In addition to testing subject lines, try sending the test emails at different times of day and see if that has an impact on your open rate. Your subscribers may be more inclined to open an email in the morning or at night after dinner instead of during the middle of a workday.
Click-through to open rate
Your click through to open rate is the percentage of unique clicks in an email divided by the number of unique opens.
There are several elements within the body of your email which you need to look at if you have a low click through to open rate or if you’re looking to improve an already strong email.
Keep subscribers interested throughout the email by providing eye-catching, engaging content. If it’s your click-through rate you want to improve, make sure you create clickable content. Consider how interactive content, information gaps (missing pieces of info that spark a reader’s curiosity), or contests could boost your in-email engagement.
There are also many variables you can test to optimize for click-through rate — a strong call to action, intriguing anchor text, personalization, spacing, or bold imagery. Just remember to test one at a time to ensure you know precisely why subscribers are clicking more (or less).
This is why testing is so important. You can look at an email and make some assumptions as to why your performance is low. But if a change is made without testing and that theory is wrong, then you’re setting your email efforts back even further.
Email body test ideas:
- Different color call to action button
- Image vs no image
- Email message length
- Soft sell vs hard sell
- GIF vs no GIF
- Personalization vs no personalization
Design elements like colors, fonts, images, templates, and spacing are just as crucial to an email as the copy and links.
Did you know that 47% of emails are opened on mobile devices? With this in mind, think about how your email visually appeals to subscribers and what they need to get the best reading experience.
Test different templates, layouts, and formats to see which yields the best results for your email campaigns.
Opt-out (or unsubscribe) rate
Your unsubscribe rate is the percentage of customers who opt-out of receiving future emails from you.
If your unsubscribe rate is high, then you may be sending too many emails or the email content isn’t relevant.
So make sure you test the frequency of emails and the relevancy as discussed above.
Email A/B test case study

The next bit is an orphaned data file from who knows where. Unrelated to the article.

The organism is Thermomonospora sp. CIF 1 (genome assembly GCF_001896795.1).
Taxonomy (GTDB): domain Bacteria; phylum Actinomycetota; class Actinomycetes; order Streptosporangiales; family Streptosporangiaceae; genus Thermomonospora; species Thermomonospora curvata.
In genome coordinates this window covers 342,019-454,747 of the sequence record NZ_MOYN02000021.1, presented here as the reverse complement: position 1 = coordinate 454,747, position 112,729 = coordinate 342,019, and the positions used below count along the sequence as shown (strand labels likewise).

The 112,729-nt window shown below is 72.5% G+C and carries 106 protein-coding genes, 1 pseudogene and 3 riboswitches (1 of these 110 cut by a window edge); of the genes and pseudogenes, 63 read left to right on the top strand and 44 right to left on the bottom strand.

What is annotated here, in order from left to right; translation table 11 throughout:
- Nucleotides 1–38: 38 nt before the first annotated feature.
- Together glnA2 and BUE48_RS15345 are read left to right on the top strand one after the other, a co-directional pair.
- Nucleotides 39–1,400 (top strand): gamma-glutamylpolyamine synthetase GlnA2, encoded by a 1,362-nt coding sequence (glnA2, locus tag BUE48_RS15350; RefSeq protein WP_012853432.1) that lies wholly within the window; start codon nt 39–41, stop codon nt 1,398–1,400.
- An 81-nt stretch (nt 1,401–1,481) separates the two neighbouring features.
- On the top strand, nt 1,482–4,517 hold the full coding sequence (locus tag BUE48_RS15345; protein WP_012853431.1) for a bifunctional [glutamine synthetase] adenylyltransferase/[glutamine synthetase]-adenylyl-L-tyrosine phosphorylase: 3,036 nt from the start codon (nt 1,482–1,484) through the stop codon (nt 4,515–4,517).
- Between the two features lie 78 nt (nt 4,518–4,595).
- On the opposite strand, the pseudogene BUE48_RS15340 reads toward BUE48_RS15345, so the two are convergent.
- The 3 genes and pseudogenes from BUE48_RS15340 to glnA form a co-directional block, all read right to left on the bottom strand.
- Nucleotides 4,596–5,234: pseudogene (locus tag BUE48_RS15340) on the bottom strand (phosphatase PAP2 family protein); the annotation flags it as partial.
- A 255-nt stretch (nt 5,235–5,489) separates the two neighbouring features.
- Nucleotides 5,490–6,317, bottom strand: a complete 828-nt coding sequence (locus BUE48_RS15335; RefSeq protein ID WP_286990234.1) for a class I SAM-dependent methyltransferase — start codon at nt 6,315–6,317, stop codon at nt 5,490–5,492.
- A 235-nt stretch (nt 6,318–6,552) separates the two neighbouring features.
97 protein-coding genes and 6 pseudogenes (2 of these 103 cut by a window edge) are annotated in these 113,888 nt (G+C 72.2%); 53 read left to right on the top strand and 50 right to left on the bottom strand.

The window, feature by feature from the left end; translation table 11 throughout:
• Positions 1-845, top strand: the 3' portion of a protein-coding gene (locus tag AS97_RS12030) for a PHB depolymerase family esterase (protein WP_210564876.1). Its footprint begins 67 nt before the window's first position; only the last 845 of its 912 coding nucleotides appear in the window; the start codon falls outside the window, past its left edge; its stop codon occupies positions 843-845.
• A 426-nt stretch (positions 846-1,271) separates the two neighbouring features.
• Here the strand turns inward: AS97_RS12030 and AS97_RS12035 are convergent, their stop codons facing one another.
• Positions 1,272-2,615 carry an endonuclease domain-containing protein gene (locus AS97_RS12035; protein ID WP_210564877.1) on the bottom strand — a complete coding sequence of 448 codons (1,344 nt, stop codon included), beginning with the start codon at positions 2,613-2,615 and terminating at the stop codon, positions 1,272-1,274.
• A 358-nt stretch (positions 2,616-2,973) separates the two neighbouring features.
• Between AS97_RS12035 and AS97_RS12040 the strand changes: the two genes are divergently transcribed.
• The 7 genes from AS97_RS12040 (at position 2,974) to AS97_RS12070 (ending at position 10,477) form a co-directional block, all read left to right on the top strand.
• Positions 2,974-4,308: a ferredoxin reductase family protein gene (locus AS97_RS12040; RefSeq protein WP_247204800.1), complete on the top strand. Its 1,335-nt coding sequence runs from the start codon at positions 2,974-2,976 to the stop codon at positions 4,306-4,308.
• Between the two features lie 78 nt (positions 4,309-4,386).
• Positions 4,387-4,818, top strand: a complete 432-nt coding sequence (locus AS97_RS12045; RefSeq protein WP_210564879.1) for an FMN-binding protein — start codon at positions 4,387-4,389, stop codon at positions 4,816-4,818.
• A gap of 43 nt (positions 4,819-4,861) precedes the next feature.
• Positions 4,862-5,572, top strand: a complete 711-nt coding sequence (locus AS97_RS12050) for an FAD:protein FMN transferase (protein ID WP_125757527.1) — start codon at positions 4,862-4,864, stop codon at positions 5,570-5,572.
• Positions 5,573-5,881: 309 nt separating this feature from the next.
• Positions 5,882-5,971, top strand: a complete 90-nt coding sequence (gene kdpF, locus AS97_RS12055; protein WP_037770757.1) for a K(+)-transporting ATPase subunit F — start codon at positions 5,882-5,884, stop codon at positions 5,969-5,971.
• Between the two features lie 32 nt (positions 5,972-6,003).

AWeber customer and photo sharing community Light Stalking split their email subject lines to gauge the success of one versus the other.
As a result, they were able to increase their web traffic from the winning subject line email by 83%.
How’d they do it?
Light Stalking wanted to run an email A/B test on the subject line of their weekly challenge email, which asked subscribers to send in a photo of a silhouette.
The test was simple: they created two identical versions of the same email, changing only the subject lines. The first email used a straightforward subject line, “The Weekly Challenge is Live!” and the second email was just one word and hinted at the nature of the challenge, “Silhouettes.”
The email with the shorter headline (“Silhouettes”) was the winner. The email yielded an above-average click-through rate, which drove more people to the Light Stalking website and increased overall engagement levels.
Impressive, right? And simple. This is a perfect example of how email A/B testing helps you make data-backed decisions.
Best practices for email testing
Email A/B testing seems pretty straightforward, right?
It is, but like any experiment, if you don’t solidify the details and ensure your test is valid, your results may turn out to be useless.
Keep these things in mind when creating your split test:
1 – Identify each variable you want to study
Prioritize your tests. Run split tests for your most important and most frequently sent emails first. And know what you want to fix about your emails before you run tests.
Create a split testing plan where you conduct one email split test a week or one email split test per month.
2 – Test one element at a time
Never test more than one change at a time. Have a control email that remains the same and a variant with one change — like a different color CTA button, or a different coupon offer — you want to test. If you have multiple variables, it’ll become difficult to identify which one caused a positive or negative result.
3 – Record the test results
Keep records of the email split tests you’ve performed, the results of those tests, and how you plan to implement your learnings. Not only will this keep you accountable for implementing changes, it will allow you to look back on what did and didn’t work.
4 – Use a large sample to get as close to statistically significant as possible
Achieving statistical significance means that your finding is reliable. The larger the sample pool for your test, the more likely you are to achieve statistically significant results. You can be more confident that your findings are true.